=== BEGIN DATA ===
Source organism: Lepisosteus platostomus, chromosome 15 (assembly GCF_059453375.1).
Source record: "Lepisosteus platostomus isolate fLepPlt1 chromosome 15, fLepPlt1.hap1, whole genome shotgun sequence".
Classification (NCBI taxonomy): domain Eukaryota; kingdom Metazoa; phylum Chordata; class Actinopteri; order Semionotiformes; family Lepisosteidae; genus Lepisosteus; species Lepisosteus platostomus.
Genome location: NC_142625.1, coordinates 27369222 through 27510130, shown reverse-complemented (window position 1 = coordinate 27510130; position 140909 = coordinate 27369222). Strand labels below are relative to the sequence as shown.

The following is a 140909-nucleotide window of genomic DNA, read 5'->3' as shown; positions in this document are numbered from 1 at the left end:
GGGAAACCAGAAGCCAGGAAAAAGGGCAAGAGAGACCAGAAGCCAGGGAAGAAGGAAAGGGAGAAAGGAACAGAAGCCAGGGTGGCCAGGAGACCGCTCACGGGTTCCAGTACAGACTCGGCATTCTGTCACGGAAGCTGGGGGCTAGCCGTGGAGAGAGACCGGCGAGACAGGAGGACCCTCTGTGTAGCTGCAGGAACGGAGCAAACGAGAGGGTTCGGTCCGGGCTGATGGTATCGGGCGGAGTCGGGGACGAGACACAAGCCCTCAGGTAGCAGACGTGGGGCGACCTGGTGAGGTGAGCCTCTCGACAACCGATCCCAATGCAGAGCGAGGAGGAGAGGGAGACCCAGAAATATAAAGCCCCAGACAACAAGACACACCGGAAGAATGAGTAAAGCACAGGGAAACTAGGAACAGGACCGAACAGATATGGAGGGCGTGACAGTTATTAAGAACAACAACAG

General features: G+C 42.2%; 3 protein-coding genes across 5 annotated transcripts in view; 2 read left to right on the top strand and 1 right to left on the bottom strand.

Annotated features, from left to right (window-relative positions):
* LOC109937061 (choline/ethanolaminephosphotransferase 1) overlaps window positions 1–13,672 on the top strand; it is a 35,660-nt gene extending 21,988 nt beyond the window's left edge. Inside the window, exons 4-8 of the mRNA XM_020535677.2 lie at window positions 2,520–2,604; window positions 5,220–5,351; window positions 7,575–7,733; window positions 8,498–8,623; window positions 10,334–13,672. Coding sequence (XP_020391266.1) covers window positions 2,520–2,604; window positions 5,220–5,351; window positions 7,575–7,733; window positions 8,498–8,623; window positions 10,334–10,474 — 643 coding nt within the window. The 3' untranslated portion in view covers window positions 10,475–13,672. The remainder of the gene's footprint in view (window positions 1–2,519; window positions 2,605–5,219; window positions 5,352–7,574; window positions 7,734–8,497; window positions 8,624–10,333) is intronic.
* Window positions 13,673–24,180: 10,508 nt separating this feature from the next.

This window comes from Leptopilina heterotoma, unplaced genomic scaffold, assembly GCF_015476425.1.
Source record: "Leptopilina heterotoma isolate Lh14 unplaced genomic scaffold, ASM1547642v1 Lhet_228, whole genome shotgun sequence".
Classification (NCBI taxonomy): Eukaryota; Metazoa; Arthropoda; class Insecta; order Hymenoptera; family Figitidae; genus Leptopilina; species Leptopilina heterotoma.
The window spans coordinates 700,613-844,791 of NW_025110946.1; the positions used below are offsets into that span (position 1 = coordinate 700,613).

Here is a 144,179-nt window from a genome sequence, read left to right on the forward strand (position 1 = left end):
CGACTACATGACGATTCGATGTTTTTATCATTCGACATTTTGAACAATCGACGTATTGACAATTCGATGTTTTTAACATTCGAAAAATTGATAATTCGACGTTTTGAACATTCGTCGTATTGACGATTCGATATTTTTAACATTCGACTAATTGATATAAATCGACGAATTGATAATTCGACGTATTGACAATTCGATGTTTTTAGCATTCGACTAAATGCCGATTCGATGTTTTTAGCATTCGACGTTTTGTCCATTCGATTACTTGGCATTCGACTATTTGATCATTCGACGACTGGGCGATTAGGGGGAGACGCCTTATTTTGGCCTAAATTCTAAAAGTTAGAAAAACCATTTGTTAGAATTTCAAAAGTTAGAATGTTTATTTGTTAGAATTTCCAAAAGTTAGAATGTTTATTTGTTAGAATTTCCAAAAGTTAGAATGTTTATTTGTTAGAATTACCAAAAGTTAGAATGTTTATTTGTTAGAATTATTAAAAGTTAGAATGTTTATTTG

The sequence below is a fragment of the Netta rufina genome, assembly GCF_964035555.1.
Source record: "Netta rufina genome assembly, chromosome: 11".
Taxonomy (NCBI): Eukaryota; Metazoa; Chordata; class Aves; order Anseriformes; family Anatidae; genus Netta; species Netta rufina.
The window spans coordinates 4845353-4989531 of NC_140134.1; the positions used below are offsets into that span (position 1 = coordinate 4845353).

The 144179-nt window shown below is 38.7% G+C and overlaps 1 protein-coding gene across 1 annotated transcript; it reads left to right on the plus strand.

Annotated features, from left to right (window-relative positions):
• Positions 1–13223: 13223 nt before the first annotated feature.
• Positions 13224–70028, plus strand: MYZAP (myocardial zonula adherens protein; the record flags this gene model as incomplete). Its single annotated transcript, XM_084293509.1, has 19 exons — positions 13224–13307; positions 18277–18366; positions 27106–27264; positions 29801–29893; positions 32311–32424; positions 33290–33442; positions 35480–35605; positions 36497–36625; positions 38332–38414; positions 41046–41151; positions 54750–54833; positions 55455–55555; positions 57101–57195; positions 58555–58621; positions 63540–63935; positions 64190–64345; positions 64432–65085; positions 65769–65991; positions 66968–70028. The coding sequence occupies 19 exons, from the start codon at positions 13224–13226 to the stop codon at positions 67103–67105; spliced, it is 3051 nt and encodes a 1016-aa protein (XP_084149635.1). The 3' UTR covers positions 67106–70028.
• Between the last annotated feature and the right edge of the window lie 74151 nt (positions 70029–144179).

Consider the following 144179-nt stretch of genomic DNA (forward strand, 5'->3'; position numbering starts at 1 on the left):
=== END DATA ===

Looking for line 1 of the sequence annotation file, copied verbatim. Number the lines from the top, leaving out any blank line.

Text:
Source organism: Lepisosteus platostomus, chromosome 15 (assembly GCF_059453375.1).